For more on capabilities see 8 May VIRUS 2020


Chiming from the garden, three Eastern Rosellas in the Tallowwood,
invisible amongst the leaves, then they skip out colours blazing,
some kind of truth, as we leave for prawns at Pete’s.
His block full of trees echo with a Wampoo fruit dove,
a Black-faced Monarch Flycatcher, Yellow Robins and Bleating tree frogs.A skein of Pelicans fly over in strict formation, the first cicada
has broken out of its skin. The frogs are barking mad.This little one still has some tail which it is eating, nothing is wasted,
the tail is absorbed back into the body that will grow
(predators permitting) into a big Green Tree Frog.


Summer is here today! The heat is a sleeping draught, Wyn
wakes me I stumble upstairs into a racket, a Black Cockatoo
is wheeling around mobbed by a Miner, a fifth of is size,
but screeching as if its life was in danger before blowing away
towards the blistered sunset.

32 degrees, shades down in the kitchen hiding sunset.
The gecko is back and calling from behind a painting.

I send an emnauil to a friend:

I was curious re: what you said praising Esperanza Spalding (and completely dissing Charlie Haden). Looked her up and she is funky, and a great performer (I do like her dble bass playing in the NPR Music Tiny Desk Concert (from back in 2010), but  . . .

FYI: She doesn’t make Charles Waring’s top 50 bassists list  (August 20, 2020) – he says she’s ‘promising’.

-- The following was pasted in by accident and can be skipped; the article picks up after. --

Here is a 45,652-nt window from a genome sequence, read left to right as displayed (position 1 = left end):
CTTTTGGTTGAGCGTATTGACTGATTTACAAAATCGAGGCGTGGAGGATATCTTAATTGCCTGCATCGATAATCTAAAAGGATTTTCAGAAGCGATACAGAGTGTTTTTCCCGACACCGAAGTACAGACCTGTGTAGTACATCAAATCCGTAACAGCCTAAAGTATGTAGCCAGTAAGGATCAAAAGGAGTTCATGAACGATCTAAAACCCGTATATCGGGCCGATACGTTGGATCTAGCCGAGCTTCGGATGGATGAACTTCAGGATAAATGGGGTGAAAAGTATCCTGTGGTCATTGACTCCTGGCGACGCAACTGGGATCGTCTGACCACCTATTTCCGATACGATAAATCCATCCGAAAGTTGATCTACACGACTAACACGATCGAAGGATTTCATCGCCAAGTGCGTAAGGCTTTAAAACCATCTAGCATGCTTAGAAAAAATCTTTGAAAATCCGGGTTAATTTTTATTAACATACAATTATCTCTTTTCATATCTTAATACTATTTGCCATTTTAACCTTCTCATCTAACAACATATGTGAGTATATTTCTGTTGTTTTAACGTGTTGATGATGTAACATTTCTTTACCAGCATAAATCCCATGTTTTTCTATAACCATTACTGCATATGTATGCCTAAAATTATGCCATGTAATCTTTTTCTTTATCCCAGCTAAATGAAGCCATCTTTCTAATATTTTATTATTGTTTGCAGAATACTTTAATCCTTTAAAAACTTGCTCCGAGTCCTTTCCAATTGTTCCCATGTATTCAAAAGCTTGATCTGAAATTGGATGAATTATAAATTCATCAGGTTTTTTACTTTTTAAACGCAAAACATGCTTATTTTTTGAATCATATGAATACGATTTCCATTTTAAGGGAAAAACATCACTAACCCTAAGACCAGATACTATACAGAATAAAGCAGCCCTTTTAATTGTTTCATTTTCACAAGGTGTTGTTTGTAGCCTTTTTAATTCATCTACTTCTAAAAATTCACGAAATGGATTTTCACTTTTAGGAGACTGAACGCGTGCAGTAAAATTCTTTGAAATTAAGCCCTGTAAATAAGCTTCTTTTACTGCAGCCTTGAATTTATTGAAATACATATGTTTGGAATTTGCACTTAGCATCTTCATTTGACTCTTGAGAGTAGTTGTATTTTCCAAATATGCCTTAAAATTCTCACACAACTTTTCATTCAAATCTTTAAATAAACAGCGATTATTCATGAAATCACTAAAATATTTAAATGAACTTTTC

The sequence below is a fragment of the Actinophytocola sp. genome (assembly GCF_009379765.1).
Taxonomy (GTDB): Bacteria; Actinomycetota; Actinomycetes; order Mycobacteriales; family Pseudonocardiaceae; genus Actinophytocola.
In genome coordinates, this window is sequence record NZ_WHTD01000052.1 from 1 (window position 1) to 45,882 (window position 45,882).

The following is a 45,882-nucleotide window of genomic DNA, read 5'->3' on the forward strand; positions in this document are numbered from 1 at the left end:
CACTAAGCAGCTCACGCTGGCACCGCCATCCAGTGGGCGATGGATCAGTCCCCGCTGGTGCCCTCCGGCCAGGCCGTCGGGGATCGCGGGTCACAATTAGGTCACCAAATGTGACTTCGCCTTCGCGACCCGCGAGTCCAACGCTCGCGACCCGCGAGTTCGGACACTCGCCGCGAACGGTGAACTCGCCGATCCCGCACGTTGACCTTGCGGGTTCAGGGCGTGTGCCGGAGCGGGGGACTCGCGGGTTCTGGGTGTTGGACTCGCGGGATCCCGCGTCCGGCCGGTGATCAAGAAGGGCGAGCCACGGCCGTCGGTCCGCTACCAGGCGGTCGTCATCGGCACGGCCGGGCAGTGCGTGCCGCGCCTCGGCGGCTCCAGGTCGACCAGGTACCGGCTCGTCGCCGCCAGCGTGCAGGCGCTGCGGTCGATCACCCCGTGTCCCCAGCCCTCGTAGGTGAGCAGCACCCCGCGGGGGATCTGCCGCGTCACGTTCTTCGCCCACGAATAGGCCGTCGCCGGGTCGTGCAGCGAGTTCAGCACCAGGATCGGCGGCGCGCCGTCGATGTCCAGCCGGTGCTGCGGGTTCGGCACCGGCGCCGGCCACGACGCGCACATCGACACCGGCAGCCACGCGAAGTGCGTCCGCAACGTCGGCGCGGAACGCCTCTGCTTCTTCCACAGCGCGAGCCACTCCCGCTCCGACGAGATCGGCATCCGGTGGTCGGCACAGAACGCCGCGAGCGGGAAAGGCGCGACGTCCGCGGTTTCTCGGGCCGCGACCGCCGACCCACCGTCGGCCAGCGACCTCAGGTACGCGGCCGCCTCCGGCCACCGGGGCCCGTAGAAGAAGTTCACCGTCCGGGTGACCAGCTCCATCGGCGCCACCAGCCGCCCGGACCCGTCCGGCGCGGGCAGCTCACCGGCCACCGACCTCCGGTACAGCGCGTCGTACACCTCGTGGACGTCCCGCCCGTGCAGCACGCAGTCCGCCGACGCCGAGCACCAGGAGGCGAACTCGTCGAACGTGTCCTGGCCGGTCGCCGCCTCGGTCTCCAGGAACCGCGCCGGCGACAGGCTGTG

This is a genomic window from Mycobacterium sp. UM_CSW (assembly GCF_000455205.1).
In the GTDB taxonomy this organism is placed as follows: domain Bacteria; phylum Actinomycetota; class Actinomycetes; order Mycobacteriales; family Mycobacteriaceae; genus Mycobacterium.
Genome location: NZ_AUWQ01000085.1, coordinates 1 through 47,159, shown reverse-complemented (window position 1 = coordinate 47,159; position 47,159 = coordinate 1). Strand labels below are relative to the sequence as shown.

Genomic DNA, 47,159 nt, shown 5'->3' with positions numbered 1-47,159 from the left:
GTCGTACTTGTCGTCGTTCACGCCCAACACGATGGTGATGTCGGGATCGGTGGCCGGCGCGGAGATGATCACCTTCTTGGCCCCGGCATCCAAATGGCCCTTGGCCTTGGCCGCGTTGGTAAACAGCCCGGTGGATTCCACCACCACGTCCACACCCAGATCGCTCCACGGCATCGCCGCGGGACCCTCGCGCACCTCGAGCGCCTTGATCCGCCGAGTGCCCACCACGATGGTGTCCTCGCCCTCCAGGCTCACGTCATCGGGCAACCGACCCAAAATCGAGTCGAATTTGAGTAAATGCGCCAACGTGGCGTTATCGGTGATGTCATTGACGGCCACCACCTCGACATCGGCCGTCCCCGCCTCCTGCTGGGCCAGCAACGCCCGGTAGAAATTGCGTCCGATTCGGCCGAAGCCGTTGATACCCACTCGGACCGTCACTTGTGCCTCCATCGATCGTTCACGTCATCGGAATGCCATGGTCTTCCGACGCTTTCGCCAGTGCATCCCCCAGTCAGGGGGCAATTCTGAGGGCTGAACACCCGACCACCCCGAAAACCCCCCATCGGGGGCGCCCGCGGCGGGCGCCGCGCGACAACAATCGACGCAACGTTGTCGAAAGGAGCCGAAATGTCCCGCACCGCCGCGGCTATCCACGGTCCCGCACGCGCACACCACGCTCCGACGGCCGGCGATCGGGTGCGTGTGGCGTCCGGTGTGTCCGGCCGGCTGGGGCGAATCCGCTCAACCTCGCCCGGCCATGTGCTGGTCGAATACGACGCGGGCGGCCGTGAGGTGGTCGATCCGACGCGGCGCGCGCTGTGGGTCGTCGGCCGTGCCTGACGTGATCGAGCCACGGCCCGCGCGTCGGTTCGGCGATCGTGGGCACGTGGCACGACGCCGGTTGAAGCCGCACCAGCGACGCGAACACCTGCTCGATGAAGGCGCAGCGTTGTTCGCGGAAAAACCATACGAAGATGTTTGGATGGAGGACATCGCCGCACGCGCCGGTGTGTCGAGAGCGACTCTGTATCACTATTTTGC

I’ve seen 4 for of his top 12 live, and would recommend you listen to Charlie again (and the others)!

12: Buster Williams

11: Dave Holland

10: Jimmy Garrison

9: Charlie Haden

8: Charles Mingus

7: Paul Chambers

6: Jimmy Blanton

5: Oscar Pettiford

4: Ray Brown

3: Ron Carter

2: Stanley Clarke

1: Jaco Pastorius

Still waiting for my Argue big band CD to arrive.


If you repeat something, even in an identical way, it changes.
A clock changes its rhythm, repeating a word makes it a ghost,
meaning escaped, the very texture of its waves altered.
Can the self cast off from one object to another world?




[1] I don’t think I entered this year. I have before and got nowhere. Judging a poem is so idiosyncratic. I use competitions occasionally to make me finish a poem.

[2] Arnold Berleant, Celestial Aesthetics in Sensibility and Sense: The Aesthetic Transformation of the Human World, Imprint Academic, 2010.

[3] Jesse Prinz, ‘How wonder works’, Aeon, 21 June 2013, https://aeon.co/essays/why-wonder-is-the-most-human-of-all-emotions

[4] , Luce Irigaray, ‘Wonder: A Reading of Descartes, The Passions of the Soul’ in An Ethics of Sexual Difference, (1984) Continuum in 2004, p62-70.

[5] Originally an article commissioned by the magazine Woman’s Home Companion titled, ‘Help Your Child to Wonder’ (1956). Posthumously published, Harper & Row, 1965; Harper Collins, 1998.

[6] Harper Collins,1998, p94.

[7] Martha Nussbaum interviewed by Bill Moyers, World of Ideas, Doubleday Books, 1989.

[8] Martha Nussbaum, Frontiers of Justice: Disability, Nationality, Species Membership, Harvard UP, 2006, p93-94.

[9] Jeremy Bendik-Keymer, ‘Wonder And The Conditions Of Democratic Life’, https://sei.sydney.edu.au/wp-content/uploads/2016/11/EJ_Abstracts_Bios.pdf. See Jeremy Bendik-Keymer, ‘From Humans to All of Life: Nussbaum’s Transformation of Dignity’, in F. Comim and M. Nussbaum, eds. Capability, Gender, Equality: Towards Fundamental Entitlements, Cambridge UP, 2014, p175-192.